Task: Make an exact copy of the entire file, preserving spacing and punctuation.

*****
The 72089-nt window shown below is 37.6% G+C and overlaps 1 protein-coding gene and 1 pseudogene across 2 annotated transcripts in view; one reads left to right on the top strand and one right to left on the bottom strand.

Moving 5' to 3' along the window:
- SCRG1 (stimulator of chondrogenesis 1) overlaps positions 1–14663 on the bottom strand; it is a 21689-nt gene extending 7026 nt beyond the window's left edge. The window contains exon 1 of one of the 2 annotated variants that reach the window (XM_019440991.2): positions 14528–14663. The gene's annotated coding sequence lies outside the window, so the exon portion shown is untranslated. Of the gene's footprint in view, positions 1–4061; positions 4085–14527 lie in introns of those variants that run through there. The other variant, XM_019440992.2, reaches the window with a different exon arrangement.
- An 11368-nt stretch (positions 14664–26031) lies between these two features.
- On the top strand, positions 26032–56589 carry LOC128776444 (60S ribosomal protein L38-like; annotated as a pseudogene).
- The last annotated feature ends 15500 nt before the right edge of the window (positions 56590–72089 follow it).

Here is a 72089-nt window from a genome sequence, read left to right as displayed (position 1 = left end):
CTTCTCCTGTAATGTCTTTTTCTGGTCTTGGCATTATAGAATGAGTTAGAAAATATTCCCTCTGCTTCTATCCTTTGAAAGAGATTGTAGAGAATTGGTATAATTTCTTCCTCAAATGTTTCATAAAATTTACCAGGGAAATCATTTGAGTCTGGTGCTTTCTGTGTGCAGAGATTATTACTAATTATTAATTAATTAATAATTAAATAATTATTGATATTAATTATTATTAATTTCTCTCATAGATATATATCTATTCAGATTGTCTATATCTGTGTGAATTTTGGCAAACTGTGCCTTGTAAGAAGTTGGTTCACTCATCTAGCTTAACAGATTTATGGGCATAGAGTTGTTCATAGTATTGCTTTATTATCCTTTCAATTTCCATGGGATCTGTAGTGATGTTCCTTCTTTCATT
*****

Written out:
The 72089-nt window shown below is 37.6% G+C and overlaps 1 protein-coding gene and 1 pseudogene across 2 annotated transcripts in view; one reads left to right on the top strand and one right to left on the bottom strand.

Moving 5' to 3' along the window:
- SCRG1 (stimulator of chondrogenesis 1) overlaps positions 1–14663 on the bottom strand; it is a 21689-nt gene extending 7026 nt beyond the window's left edge. The window contains exon 1 of one of the 2 annotated variants that reach the window (XM_019440991.2): positions 14528–14663. The gene's annotated coding sequence lies outside the window, so the exon portion shown is untranslated. Of the gene's footprint in view, positions 1–4061; positions 4085–14527 lie in introns of those variants that run through there. The other variant, XM_019440992.2, reaches the window with a different exon arrangement.
- An 11368-nt stretch (positions 14664–26031) lies between these two features.
- On the top strand, positions 26032–56589 carry LOC128776444 (60S ribosomal protein L38-like; annotated as a pseudogene).
- The last annotated feature ends 15500 nt before the right edge of the window (positions 56590–72089 follow it).

Here is a 72089-nt window from a genome sequence, read left to right as displayed (position 1 = left end):
CTTCTCCTGTAATGTCTTTTTCTGGTCTTGGCATTATAGAATGAGTTAGAAAATATTCCCTCTGCTTCTATCCTTTGAAAGAGATTGTAGAGAATTGGTATAATTTCTTCCTCAAATGTTTCATAAAATTTACCAGGGAAATCATTTGAGTCTGGTGCTTTCTGTGTGCAGAGATTATTACTAATTATTAATTAATTAATAATTAAATAATTATTGATATTAATTATTATTAATTTCTCTCATAGATATATATCTATTCAGATTGTCTATATCTGTGTGAATTTTGGCAAACTGTGCCTTGTAAGAAGTTGGTTCACTCATCTAGCTTAACAGATTTATGGGCATAGAGTTGTTCATAGTATTGCTTTATTATCCTTTCAATTTCCATGGGATCTGTAGTGATGTTCCTTCTTTCATT